Dentists are known for having good manual dexterity and coordination as well as extensive medical knowledge regarding dental health, anatomy, and procedures.
In order to become a dentist, most college students are first required to obtain a 4 year Bachelor’s Degree. Some exceptions are made, depending on the dental school, but there are a series of prerequisites that will be required as an undergraduate in order to apply for a dental program. Many of these classes include generals but also include common medical related prerequisites such as chemistry and biology.
After those prerequisites are achieved, the student will need to take the Dental Admission Test, also known as the DAT. Dental schools that are applied to will consider your score on the DAT, letters of recommendation, grade point average (GPA), and interviews.
Most dental schools are 4 year programs. The first two years generally focus on classroom and labs and the last two generally deal more in a clinical setting where students treat actual patients under the supervision of instructors.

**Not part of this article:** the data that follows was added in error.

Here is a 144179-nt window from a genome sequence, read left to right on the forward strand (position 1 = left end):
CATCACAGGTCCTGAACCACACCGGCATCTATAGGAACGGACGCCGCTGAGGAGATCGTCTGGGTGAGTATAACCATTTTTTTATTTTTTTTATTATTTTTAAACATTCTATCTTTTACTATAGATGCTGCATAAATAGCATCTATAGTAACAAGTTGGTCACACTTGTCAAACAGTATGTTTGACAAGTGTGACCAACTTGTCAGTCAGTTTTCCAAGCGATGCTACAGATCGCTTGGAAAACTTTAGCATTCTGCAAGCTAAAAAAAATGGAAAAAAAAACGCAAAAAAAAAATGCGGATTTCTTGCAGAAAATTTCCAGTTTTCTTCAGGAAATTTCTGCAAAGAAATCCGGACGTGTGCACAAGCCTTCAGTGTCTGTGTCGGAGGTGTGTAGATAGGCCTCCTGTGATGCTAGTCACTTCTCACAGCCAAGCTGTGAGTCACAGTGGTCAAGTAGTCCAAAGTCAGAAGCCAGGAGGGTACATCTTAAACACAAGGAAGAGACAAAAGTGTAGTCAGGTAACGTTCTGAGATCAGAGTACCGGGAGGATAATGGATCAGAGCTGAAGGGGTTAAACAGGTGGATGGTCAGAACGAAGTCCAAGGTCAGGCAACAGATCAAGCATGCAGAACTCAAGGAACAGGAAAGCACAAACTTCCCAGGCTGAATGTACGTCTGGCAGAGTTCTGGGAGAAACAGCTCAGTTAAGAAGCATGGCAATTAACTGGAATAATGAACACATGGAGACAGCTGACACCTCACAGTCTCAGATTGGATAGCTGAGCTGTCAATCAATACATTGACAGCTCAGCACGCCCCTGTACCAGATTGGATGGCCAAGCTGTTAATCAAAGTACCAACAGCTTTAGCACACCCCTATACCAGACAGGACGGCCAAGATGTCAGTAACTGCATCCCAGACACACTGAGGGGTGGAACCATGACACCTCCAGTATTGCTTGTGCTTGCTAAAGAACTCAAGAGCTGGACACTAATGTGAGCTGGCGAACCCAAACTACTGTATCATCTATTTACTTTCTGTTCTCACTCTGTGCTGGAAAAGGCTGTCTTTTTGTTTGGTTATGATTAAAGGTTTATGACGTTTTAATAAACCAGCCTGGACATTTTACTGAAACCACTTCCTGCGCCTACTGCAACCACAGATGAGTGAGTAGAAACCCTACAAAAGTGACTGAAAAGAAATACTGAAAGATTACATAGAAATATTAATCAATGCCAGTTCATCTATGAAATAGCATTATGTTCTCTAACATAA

When the dental student graduates, he will receive a degree as a Doctor of Dental Surgery (DDS) or Doctor of Dental Medicine (DMD). The American Dental Association explains that they are essentially the same degree.
In order for a dental graduate to practice, he must obtain a license in the state(s) that the student intends to practice. Every state has their own requirements, but each state requires the graduate to pass a National Board Dental Examination. Some states require CPR classes and/or background checks as well.
Continuing education is necessary in order to maintain licensing.
Dentists seeking to specialize as a periodontist, orthodontist, oral surgeon, pediatric dentist, endodontist, or other dental specialties will need to seek post graduate training/school.